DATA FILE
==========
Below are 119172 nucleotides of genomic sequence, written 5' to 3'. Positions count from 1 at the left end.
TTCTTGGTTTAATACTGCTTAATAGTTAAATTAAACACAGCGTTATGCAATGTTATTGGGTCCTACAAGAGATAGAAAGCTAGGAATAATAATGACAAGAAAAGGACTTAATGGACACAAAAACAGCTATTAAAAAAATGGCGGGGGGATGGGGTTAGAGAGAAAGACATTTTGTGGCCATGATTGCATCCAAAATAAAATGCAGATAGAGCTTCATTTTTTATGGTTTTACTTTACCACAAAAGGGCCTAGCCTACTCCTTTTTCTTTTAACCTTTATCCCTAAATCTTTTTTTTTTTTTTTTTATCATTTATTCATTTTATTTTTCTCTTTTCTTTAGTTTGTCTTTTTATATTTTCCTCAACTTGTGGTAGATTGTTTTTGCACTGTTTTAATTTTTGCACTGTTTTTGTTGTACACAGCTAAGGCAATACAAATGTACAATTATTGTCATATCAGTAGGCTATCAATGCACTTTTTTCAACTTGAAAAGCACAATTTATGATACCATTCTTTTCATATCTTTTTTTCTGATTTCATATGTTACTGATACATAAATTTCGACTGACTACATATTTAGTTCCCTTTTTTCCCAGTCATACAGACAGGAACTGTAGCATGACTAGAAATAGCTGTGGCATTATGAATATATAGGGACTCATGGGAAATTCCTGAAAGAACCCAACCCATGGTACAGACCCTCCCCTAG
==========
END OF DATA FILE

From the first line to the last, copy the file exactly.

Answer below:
Below are 119172 nucleotides of genomic sequence, written 5' to 3'. Positions count from 1 at the left end.
TTCTTGGTTTAATACTGCTTAATAGTTAAATTAAACACAGCGTTATGCAATGTTATTGGGTCCTACAAGAGATAGAAAGCTAGGAATAATAATGACAAGAAAAGGACTTAATGGACACAAAAACAGCTATTAAAAAAATGGCGGGGGGATGGGGTTAGAGAGAAAGACATTTTGTGGCCATGATTGCATCCAAAATAAAATGCAGATAGAGCTTCATTTTTTATGGTTTTACTTTACCACAAAAGGGCCTAGCCTACTCCTTTTTCTTTTAACCTTTATCCCTAAATCTTTTTTTTTTTTTTTTTATCATTTATTCATTTTATTTTTCTCTTTTCTTTAGTTTGTCTTTTTATATTTTCCTCAACTTGTGGTAGATTGTTTTTGCACTGTTTTAATTTTTGCACTGTTTTTGTTGTACACAGCTAAGGCAATACAAATGTACAATTATTGTCATATCAGTAGGCTATCAATGCACTTTTTTCAACTTGAAAAGCACAATTTATGATACCATTCTTTTCATATCTTTTTTTCTGATTTCATATGTTACTGATACATAAATTTCGACTGACTACATATTTAGTTCCCTTTTTTCCCAGTCATACAGACAGGAACTGTAGCATGACTAGAAATAGCTGTGGCATTATGAATATATAGGGACTCATGGGAAATTCCTGAAAGAACCCAACCCATGGTACAGACCCTCCCCTAG